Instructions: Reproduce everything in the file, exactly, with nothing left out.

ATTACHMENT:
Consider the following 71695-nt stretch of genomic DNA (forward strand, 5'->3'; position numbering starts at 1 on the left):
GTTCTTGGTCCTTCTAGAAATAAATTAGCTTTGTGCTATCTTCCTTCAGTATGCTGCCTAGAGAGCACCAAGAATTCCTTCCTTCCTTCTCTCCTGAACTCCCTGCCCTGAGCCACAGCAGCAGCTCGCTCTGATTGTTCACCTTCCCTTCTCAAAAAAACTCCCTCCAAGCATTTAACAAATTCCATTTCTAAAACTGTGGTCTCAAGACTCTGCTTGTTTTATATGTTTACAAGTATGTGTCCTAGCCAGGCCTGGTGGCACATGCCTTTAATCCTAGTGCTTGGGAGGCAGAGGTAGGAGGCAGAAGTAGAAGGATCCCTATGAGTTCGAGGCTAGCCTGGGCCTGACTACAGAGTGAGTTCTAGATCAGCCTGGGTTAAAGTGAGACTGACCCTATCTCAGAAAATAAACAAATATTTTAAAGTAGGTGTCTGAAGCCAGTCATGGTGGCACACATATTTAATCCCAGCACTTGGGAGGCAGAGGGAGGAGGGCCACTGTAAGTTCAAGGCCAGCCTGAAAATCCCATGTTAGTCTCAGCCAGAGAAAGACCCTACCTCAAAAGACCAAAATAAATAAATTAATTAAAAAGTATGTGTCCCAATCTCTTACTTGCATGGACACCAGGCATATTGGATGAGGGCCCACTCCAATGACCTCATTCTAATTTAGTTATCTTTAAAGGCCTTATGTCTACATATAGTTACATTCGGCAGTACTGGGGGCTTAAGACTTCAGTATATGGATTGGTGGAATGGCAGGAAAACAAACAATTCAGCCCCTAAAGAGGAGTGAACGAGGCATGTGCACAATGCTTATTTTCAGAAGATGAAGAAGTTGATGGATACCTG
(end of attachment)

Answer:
Consider the following 71695-nt stretch of genomic DNA (forward strand, 5'->3'; position numbering starts at 1 on the left):
GTTCTTGGTCCTTCTAGAAATAAATTAGCTTTGTGCTATCTTCCTTCAGTATGCTGCCTAGAGAGCACCAAGAATTCCTTCCTTCCTTCTCTCCTGAACTCCCTGCCCTGAGCCACAGCAGCAGCTCGCTCTGATTGTTCACCTTCCCTTCTCAAAAAAACTCCCTCCAAGCATTTAACAAATTCCATTTCTAAAACTGTGGTCTCAAGACTCTGCTTGTTTTATATGTTTACAAGTATGTGTCCTAGCCAGGCCTGGTGGCACATGCCTTTAATCCTAGTGCTTGGGAGGCAGAGGTAGGAGGCAGAAGTAGAAGGATCCCTATGAGTTCGAGGCTAGCCTGGGCCTGACTACAGAGTGAGTTCTAGATCAGCCTGGGTTAAAGTGAGACTGACCCTATCTCAGAAAATAAACAAATATTTTAAAGTAGGTGTCTGAAGCCAGTCATGGTGGCACACATATTTAATCCCAGCACTTGGGAGGCAGAGGGAGGAGGGCCACTGTAAGTTCAAGGCCAGCCTGAAAATCCCATGTTAGTCTCAGCCAGAGAAAGACCCTACCTCAAAAGACCAAAATAAATAAATTAATTAAAAAGTATGTGTCCCAATCTCTTACTTGCATGGACACCAGGCATATTGGATGAGGGCCCACTCCAATGACCTCATTCTAATTTAGTTATCTTTAAAGGCCTTATGTCTACATATAGTTACATTCGGCAGTACTGGGGGCTTAAGACTTCAGTATATGGATTGGTGGAATGGCAGGAAAACAAACAATTCAGCCCCTAAAGAGGAGTGAACGAGGCATGTGCACAATGCTTATTTTCAGAAGATGAAGAAGTTGATGGATACCTG